Six on Saturday (22 October 2022)

Last Saturday evening my wife and I booked a very last-minute break in Bath. Just the one night, heading up by train on Sunday morning and returning the following afternoon. Now when I first encountered Bath, many moons ago, I must admit I wasn’t that impressed, finding it all a bit yellow (something Mrs OMAHGT never fails to mention whenever we visit). Yet as I’ve grown older (and marginally wiser) I’ve come to embrace the whole Bath Stone thing and we tend to make a couple of daytrips to the city every year. However, this time we decided to make the most of the extra time a sleepover afforded, hopping onto a bus to explore a nearby garden gem. And that leads me to my first Six on Saturday…

1. The American Museum and Gardens in Claverton. One of the first collections I listed as a keen young archivist in Somerset over **coughs** years ago related to the Skrine family of Warleigh, Bathford. It included correspondence concerning the sale of Claverton Manor to Dr Dallas Pratt who established an American Museum there (you can read more about it here). However, it wasn’t until I happened to catch a programme following Pam Ayres around the Cotswolds last year that I became aware of the gardens. It was our first visit and definitely not our last.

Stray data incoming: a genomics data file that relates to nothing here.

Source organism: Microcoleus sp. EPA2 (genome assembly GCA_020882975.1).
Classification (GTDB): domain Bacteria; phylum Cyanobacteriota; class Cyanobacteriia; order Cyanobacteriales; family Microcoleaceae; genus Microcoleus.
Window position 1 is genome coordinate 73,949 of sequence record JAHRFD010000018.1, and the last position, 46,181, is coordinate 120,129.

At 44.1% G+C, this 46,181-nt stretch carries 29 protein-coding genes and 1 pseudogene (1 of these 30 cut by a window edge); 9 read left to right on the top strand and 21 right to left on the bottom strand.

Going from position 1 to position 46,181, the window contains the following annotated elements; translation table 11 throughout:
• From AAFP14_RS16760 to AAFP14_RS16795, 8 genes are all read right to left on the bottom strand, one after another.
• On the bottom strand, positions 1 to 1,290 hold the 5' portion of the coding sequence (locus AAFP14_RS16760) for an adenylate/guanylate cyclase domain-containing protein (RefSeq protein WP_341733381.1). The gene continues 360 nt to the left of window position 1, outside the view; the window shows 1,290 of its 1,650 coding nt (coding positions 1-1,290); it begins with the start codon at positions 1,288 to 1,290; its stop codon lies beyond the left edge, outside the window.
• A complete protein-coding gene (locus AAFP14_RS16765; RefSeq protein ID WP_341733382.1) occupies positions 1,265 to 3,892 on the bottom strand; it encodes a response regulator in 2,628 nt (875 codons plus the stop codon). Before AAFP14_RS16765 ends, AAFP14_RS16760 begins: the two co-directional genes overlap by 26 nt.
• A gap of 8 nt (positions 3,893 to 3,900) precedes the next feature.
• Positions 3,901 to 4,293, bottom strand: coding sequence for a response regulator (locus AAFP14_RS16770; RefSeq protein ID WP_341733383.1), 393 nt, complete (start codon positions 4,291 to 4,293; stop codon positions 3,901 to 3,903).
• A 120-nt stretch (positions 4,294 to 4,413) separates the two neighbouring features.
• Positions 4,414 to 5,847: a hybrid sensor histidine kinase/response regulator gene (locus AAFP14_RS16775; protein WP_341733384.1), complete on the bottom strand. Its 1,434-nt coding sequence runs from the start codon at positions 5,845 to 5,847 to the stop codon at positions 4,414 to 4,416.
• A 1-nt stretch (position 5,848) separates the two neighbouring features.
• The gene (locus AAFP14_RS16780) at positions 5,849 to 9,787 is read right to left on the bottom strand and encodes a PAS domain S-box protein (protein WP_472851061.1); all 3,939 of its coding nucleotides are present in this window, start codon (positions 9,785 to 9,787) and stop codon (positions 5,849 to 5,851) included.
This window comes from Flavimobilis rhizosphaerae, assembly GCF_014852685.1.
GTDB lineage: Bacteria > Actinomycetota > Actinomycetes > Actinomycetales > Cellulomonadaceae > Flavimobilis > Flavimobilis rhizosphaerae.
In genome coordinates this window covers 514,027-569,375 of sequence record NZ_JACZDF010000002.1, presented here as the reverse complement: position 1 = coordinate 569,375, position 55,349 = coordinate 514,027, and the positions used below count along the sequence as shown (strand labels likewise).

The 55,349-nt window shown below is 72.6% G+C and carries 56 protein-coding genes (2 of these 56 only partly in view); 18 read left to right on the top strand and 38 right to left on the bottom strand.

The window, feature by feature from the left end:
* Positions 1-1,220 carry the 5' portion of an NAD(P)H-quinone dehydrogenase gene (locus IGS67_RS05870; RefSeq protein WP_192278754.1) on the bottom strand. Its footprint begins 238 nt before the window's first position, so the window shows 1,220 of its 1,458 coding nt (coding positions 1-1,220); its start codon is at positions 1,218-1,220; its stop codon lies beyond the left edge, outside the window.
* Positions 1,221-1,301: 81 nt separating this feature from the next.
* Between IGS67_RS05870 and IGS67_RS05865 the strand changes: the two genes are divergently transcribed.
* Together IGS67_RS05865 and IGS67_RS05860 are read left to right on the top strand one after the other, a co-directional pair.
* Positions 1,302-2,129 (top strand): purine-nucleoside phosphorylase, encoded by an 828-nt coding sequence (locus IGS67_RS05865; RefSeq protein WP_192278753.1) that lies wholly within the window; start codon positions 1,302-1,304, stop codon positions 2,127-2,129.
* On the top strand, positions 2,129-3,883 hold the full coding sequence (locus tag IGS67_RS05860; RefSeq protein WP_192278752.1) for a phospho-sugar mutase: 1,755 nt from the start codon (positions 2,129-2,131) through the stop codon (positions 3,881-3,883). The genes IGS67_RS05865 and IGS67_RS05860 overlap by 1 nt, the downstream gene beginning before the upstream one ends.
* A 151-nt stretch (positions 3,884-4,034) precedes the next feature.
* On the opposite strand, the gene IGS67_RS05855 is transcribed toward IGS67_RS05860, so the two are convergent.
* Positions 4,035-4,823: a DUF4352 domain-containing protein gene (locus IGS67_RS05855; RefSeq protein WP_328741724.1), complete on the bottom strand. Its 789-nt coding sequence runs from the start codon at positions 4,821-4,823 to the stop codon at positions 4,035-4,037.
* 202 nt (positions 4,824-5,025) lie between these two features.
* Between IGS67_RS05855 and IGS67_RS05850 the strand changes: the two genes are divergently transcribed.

2. Back to one’s more modest estate next. While the past few days have been pretty miserable weather-wise, we enjoyed the odd misty morn earlier in the week. The car was festooned with bedewed cobwebs, but they weren’t quite as photogenic as those on this Verbena bonariensis.

3. Fashionably late after a scorching summer, this Japanese Anemone ‘Whirlwind’ has been flowering for a few weeks now.

4. Oxalis somethingorotherus has begun blooming again. Fantastic flowers up close, although I’m less keen on the foliage during the summer as it tends to go rather sickly looking.

5. Now I’ve been meaning to feature this beauty for a while. Geum ‘Lemon Delight’ has been flowering off and on for months but seems to reach the peak of petalled perfection in the autumn (funnily enough it featured as an SoS this time last year). All my other Geums tend to flower just the once, early in the summer, but not this variety.

6. And finally… some more views of the gardens at the American Museum, just because it was such a perfect, sunny autumnal day.